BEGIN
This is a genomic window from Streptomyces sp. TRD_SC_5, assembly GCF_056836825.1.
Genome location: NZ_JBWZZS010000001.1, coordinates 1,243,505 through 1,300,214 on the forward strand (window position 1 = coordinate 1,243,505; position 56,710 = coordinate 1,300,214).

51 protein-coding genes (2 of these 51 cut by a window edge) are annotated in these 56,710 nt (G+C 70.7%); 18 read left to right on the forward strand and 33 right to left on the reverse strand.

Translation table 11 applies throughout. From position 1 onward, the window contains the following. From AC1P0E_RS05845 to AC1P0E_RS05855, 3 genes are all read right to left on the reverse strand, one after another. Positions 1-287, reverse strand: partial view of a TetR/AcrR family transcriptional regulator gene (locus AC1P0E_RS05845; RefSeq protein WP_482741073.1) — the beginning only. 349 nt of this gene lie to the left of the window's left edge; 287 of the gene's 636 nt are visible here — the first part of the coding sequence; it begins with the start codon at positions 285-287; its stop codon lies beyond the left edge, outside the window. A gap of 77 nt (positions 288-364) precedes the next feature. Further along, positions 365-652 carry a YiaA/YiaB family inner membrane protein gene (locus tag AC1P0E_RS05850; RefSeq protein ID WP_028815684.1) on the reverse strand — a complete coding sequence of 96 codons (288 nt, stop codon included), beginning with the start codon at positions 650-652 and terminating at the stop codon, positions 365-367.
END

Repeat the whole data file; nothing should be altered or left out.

This is a genomic window from Streptomyces sp. TRD_SC_5, assembly GCF_056836825.1.
Genome location: NZ_JBWZZS010000001.1, coordinates 1,243,505 through 1,300,214 on the forward strand (window position 1 = coordinate 1,243,505; position 56,710 = coordinate 1,300,214).

51 protein-coding genes (2 of these 51 cut by a window edge) are annotated in these 56,710 nt (G+C 70.7%); 18 read left to right on the forward strand and 33 right to left on the reverse strand.

Translation table 11 applies throughout. From position 1 onward, the window contains the following. From AC1P0E_RS05845 to AC1P0E_RS05855, 3 genes are all read right to left on the reverse strand, one after another. Positions 1-287, reverse strand: partial view of a TetR/AcrR family transcriptional regulator gene (locus AC1P0E_RS05845; RefSeq protein WP_482741073.1) — the beginning only. 349 nt of this gene lie to the left of the window's left edge; 287 of the gene's 636 nt are visible here — the first part of the coding sequence; it begins with the start codon at positions 285-287; its stop codon lies beyond the left edge, outside the window. A gap of 77 nt (positions 288-364) precedes the next feature. Further along, positions 365-652 carry a YiaA/YiaB family inner membrane protein gene (locus tag AC1P0E_RS05850; RefSeq protein ID WP_028815684.1) on the reverse strand — a complete coding sequence of 96 codons (288 nt, stop codon included), beginning with the start codon at positions 650-652 and terminating at the stop codon, positions 365-367.